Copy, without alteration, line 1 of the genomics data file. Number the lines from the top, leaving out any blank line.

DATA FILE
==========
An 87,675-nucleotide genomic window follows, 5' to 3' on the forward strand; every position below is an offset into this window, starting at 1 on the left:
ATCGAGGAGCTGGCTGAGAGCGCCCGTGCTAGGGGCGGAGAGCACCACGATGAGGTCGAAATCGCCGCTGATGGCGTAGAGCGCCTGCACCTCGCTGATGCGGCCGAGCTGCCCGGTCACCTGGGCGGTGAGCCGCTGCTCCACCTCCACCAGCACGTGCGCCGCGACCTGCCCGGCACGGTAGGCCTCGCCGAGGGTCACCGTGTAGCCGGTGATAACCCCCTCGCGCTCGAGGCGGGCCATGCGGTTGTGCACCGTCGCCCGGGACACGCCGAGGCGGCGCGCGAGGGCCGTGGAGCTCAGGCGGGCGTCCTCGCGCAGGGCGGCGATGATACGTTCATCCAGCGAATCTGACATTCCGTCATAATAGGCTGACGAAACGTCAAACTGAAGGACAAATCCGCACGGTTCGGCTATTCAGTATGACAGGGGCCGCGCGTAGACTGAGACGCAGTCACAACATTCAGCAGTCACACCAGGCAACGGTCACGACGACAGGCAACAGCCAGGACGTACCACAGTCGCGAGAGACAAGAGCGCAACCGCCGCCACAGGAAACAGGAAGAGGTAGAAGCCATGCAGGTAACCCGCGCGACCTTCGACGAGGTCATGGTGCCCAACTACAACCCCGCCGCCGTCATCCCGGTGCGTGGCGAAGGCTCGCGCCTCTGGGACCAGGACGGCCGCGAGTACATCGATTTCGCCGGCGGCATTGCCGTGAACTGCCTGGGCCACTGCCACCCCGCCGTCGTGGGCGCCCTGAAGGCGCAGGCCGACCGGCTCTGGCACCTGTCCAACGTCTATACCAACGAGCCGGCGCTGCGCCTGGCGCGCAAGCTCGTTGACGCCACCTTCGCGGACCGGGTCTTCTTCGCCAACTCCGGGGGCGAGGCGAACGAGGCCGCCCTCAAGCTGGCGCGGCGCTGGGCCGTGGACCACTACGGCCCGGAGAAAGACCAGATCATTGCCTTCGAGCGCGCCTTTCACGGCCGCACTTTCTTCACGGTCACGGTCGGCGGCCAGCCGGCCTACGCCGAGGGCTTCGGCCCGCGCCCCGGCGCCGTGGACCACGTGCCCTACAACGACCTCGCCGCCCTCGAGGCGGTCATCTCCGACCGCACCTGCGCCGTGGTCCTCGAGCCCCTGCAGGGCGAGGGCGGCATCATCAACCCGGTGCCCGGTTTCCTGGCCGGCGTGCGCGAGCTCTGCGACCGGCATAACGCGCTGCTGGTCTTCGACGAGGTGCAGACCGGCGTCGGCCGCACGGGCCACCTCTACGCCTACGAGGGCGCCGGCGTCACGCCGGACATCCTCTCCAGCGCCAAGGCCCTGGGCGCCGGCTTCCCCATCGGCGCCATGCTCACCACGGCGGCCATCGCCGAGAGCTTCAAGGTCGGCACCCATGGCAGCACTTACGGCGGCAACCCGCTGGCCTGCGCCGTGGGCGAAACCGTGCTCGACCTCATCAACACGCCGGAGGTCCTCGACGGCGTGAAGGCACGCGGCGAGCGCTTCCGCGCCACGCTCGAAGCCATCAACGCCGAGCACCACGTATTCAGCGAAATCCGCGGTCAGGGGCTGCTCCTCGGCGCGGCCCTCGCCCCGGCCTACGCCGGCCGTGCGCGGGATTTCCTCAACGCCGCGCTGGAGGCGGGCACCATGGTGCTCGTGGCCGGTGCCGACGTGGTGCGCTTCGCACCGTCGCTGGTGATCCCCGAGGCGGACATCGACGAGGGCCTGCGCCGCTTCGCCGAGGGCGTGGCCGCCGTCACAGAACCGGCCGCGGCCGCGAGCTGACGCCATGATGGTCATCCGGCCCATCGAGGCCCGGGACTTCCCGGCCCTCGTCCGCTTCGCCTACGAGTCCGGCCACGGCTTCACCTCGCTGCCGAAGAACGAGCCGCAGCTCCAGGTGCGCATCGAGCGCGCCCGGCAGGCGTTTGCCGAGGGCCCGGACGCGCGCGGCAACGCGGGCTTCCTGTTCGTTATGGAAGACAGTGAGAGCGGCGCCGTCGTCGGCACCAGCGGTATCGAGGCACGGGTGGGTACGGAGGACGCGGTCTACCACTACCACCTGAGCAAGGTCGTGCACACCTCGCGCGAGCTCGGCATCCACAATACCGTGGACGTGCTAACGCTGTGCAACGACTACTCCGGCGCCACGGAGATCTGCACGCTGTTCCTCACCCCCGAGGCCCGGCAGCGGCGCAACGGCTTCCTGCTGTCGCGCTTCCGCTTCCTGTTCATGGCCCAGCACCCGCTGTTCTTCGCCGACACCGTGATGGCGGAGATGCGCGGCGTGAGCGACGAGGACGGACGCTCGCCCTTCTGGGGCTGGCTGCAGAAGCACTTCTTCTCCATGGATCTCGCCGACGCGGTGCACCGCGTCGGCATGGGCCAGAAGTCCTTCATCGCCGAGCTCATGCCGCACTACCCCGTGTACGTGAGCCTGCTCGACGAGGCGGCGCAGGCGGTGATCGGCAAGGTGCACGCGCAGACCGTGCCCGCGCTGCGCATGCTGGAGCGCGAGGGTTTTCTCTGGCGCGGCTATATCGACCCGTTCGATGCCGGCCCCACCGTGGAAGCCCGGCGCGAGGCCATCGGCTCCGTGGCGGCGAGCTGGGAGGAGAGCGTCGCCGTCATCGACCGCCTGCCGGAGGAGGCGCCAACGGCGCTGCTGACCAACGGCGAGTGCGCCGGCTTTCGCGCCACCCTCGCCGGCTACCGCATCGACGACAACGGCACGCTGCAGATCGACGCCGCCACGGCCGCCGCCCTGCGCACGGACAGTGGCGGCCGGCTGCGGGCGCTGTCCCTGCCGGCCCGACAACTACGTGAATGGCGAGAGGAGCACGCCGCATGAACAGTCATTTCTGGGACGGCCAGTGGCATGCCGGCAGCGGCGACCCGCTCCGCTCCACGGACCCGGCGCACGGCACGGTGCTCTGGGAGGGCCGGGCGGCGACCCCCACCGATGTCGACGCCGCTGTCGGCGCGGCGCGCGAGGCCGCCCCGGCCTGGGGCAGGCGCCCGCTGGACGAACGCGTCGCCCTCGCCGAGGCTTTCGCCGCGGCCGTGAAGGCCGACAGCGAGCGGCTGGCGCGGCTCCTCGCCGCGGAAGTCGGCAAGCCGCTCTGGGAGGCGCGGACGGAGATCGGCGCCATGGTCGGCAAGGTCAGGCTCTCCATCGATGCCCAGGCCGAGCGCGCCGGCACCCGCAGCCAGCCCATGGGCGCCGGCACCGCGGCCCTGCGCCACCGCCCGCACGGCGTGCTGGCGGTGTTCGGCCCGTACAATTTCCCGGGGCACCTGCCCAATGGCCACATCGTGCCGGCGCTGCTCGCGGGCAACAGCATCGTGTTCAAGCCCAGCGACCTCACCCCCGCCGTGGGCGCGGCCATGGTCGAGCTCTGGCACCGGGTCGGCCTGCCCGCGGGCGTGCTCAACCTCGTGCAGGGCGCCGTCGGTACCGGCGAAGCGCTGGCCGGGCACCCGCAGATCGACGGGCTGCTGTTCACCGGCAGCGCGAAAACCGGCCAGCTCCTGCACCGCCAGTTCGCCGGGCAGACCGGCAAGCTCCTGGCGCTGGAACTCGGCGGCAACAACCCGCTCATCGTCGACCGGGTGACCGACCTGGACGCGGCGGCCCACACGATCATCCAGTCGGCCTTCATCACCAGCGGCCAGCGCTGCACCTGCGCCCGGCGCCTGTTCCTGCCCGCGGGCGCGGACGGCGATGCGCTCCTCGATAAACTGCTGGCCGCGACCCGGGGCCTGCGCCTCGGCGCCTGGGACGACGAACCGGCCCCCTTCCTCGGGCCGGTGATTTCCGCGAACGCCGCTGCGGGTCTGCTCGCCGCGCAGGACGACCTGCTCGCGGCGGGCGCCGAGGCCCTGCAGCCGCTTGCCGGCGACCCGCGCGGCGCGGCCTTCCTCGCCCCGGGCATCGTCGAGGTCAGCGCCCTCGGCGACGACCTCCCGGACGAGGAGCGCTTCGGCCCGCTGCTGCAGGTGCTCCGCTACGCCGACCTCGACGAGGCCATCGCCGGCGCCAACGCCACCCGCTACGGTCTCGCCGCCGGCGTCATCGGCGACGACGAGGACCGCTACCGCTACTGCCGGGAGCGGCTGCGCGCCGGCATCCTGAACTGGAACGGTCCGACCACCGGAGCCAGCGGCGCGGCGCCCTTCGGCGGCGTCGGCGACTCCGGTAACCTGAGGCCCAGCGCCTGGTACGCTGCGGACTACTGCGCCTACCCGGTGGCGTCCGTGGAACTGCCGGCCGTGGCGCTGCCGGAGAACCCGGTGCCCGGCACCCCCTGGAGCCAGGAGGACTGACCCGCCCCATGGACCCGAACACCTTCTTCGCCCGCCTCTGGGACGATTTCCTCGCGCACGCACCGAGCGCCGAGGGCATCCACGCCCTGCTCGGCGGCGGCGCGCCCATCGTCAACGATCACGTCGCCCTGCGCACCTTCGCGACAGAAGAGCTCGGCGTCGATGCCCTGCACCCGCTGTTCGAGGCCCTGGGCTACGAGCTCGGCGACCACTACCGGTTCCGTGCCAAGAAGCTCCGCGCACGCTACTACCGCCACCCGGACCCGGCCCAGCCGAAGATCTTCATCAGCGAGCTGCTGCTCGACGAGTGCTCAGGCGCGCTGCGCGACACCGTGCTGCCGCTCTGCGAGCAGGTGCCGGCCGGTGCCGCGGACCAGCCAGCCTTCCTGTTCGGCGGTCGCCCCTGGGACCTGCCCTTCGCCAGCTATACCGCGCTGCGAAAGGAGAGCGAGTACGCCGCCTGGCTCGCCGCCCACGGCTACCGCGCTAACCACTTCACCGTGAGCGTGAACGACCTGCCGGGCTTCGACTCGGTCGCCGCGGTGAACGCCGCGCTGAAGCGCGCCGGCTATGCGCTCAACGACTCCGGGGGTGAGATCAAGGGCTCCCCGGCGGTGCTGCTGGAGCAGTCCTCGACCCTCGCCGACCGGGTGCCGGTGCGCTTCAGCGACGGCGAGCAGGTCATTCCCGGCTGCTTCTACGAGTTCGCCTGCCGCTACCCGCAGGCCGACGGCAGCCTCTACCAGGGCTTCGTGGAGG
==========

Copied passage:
An 87,675-nucleotide genomic window follows, 5' to 3' on the forward strand; every position below is an offset into this window, starting at 1 on the left: